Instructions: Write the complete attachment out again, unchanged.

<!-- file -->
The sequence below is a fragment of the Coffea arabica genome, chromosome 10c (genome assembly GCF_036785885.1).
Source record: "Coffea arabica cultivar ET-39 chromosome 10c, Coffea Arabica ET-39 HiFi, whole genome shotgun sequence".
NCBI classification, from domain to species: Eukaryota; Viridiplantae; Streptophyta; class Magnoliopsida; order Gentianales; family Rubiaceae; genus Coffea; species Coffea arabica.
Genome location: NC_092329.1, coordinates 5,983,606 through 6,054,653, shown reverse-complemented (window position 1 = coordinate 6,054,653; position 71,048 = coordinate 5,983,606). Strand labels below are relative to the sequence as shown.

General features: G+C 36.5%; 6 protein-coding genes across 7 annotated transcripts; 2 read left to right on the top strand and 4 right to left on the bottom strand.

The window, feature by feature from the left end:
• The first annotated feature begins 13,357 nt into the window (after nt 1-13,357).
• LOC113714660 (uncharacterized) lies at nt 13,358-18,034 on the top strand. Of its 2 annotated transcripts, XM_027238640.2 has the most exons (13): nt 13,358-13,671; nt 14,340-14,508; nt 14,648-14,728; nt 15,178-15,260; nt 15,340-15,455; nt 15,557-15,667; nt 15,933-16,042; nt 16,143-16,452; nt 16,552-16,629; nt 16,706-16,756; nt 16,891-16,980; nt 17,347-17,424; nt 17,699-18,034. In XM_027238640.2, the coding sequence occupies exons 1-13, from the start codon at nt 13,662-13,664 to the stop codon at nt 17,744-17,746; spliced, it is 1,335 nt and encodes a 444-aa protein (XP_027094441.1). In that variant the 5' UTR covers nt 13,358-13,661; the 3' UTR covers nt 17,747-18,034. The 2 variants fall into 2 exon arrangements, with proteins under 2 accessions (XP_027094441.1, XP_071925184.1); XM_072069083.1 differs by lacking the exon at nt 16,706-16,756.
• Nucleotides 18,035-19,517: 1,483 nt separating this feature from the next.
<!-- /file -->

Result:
The sequence below is a fragment of the Coffea arabica genome, chromosome 10c (genome assembly GCF_036785885.1).
Source record: "Coffea arabica cultivar ET-39 chromosome 10c, Coffea Arabica ET-39 HiFi, whole genome shotgun sequence".
NCBI classification, from domain to species: Eukaryota; Viridiplantae; Streptophyta; class Magnoliopsida; order Gentianales; family Rubiaceae; genus Coffea; species Coffea arabica.
Genome location: NC_092329.1, coordinates 5,983,606 through 6,054,653, shown reverse-complemented (window position 1 = coordinate 6,054,653; position 71,048 = coordinate 5,983,606). Strand labels below are relative to the sequence as shown.

General features: G+C 36.5%; 6 protein-coding genes across 7 annotated transcripts; 2 read left to right on the top strand and 4 right to left on the bottom strand.

The window, feature by feature from the left end:
• The first annotated feature begins 13,357 nt into the window (after nt 1-13,357).
• LOC113714660 (uncharacterized) lies at nt 13,358-18,034 on the top strand. Of its 2 annotated transcripts, XM_027238640.2 has the most exons (13): nt 13,358-13,671; nt 14,340-14,508; nt 14,648-14,728; nt 15,178-15,260; nt 15,340-15,455; nt 15,557-15,667; nt 15,933-16,042; nt 16,143-16,452; nt 16,552-16,629; nt 16,706-16,756; nt 16,891-16,980; nt 17,347-17,424; nt 17,699-18,034. In XM_027238640.2, the coding sequence occupies exons 1-13, from the start codon at nt 13,662-13,664 to the stop codon at nt 17,744-17,746; spliced, it is 1,335 nt and encodes a 444-aa protein (XP_027094441.1). In that variant the 5' UTR covers nt 13,358-13,661; the 3' UTR covers nt 17,747-18,034. The 2 variants fall into 2 exon arrangements, with proteins under 2 accessions (XP_027094441.1, XP_071925184.1); XM_072069083.1 differs by lacking the exon at nt 16,706-16,756.
• Nucleotides 18,035-19,517: 1,483 nt separating this feature from the next.